Neonatal testosterone augmentation increases juvenile play fighting but does not influence the adult dominance relationships of male rats

Neonatal male rats were either injected subcutaneously with testosterone propionate (TP) or oil vehicle. When weaned, each treated pup was paired with an untreated male sibling. The play fighting of TP?and oil?treated rats were compared at the juvenile phase (30-36 days), and in adulthood (84-90 days). In the juvenile phase, the rate of initiating playful attacks was significantly greater for TP?treated rats. Playful defense in response to such attacks did not differ between TP? and oil?treated rats. At the completion of the study, cortical thickness was measured for all the groups of rats. Oil treatment decreased overall cortical thickness relative to untreated pairmates, whereas TP treatment did not. Both oil and TP treatment abolished the asymmetry in hemispheric thickness, which was present in the untreated pairmates. The reversal of at least one of these injectioninduced changes in the cortex by TP provided independent evidence for the effectiveness of the TP treatment. As adults, neither the TP treatment nor the oil treatment influenced which pairmate became dominant. Dominance was judged by which pairmate initiated less playful attacks. Therefore, it is concluded that the early neonatal testosterone surge is not likely to be a factor in influencing the behaviors that lead to adult dominance. In contrast, play fighting is influenced by hormonal events in this early neonatal phase. It thus appears that play fighting and the aggressive systems subserving dominance relationships are differentially controlled. © 1992 Wiley?Liss, Inc. Copyright © 1992 Wiley?Liss, Inc., A Wiley Company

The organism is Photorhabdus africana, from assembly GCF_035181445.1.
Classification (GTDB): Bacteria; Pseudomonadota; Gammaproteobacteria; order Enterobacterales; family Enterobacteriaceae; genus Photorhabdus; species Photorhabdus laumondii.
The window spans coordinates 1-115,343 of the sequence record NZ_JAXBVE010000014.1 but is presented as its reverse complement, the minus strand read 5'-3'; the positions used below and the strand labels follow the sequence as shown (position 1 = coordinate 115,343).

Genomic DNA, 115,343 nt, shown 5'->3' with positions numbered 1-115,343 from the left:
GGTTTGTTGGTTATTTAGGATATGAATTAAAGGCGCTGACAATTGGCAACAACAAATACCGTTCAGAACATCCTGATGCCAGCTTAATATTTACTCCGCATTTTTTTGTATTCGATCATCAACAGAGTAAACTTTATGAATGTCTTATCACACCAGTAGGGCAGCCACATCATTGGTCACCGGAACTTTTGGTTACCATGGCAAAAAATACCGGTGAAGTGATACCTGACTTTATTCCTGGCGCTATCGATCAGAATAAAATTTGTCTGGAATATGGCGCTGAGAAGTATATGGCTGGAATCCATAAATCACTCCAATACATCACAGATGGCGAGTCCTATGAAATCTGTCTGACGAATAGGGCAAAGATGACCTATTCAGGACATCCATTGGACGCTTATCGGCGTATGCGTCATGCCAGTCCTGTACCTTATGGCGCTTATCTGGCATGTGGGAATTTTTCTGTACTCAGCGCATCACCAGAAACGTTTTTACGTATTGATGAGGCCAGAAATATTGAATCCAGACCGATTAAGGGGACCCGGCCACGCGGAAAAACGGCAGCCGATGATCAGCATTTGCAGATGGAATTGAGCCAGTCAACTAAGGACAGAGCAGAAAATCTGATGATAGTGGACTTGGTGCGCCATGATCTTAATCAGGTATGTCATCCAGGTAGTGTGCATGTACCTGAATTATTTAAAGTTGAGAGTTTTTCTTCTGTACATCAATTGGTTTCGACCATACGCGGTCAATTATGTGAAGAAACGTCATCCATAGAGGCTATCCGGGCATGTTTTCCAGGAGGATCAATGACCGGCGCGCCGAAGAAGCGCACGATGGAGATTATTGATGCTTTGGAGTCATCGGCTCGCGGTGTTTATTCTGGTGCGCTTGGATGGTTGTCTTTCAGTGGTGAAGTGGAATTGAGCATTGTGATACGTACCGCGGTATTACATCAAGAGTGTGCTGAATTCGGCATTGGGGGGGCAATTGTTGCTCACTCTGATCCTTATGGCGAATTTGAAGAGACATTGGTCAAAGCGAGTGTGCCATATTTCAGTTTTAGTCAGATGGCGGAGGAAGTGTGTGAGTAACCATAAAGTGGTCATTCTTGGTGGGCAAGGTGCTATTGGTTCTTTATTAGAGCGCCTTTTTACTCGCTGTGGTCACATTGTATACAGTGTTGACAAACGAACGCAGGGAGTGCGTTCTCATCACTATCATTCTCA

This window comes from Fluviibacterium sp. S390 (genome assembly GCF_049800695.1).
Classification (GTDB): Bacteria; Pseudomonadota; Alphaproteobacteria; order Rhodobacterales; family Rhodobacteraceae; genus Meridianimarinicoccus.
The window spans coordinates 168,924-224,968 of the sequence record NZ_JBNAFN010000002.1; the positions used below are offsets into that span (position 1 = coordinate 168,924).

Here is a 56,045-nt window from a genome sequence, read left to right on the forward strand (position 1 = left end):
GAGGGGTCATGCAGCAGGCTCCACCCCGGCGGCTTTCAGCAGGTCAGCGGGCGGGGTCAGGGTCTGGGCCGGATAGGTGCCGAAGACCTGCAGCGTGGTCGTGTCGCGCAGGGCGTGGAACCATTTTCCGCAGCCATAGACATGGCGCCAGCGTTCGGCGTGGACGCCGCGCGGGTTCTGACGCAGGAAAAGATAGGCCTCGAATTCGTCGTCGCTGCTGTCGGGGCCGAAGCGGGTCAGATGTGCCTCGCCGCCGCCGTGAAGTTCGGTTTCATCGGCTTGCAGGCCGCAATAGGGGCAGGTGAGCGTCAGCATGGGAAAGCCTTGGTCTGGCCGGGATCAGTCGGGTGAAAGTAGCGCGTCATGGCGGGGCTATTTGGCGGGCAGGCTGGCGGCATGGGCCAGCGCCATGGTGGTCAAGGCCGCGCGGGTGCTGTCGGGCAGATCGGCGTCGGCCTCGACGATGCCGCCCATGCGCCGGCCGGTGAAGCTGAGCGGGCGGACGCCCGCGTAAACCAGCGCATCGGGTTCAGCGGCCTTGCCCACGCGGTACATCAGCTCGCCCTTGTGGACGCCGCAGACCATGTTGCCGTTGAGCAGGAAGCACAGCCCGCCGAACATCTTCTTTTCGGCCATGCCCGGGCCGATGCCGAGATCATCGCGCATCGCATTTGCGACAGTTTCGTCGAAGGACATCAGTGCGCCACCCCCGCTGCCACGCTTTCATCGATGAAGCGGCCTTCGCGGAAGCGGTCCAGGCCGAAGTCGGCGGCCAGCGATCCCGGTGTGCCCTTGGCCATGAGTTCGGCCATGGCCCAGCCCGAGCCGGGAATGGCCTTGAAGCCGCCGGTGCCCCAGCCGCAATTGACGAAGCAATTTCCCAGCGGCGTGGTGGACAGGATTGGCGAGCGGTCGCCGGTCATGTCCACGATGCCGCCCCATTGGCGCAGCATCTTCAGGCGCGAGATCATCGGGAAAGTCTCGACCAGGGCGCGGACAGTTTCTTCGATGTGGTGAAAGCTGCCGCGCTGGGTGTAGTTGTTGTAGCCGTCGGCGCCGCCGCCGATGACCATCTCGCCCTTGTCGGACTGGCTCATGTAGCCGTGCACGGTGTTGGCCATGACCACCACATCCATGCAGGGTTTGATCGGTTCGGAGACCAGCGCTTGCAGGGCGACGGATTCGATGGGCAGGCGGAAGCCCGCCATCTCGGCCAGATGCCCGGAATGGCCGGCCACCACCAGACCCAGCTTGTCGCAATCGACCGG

Neonatal male rats were either injected subcutaneously with testosterone propionate (TP) or oil vehicle. When weaned, each treated pup was paired with an untreated male sibling. The play fighting of TP?and oil?treated rats were compared at the juvenile phase (30-36 days), and in adulthood (84-90 days). In the juvenile phase, the rate of initiating playful attacks was significantly greater for TP?treated rats. Playful defense in response to such attacks did not differ between TP? and oil?treated rats. At the completion of the study, cortical thickness was measured for all the groups of rats. Oil treatment decreased overall cortical thickness relative to untreated pairmates, whereas TP treatment did not. Both oil and TP treatment abolished the asymmetry in hemispheric thickness, which was present in the untreated pairmates. The reversal of at least one of these injectioninduced changes in the cortex by TP provided independent evidence for the effectiveness of the TP treatment. As adults, neither the TP treatment nor the oil treatment influenced which pairmate became dominant. Dominance was judged by which pairmate initiated less playful attacks. Therefore, it is concluded that the early neonatal testosterone surge is not likely to be a factor in influencing the behaviors that lead to adult dominance. In contrast, play fighting is influenced by hormonal events in this early neonatal phase. It thus appears that play fighting and the aggressive systems subserving dominance relationships are differentially controlled. © 1992 Wiley?Liss, Inc. Copyright © 1992 Wiley?Liss, Inc., A Wiley Company

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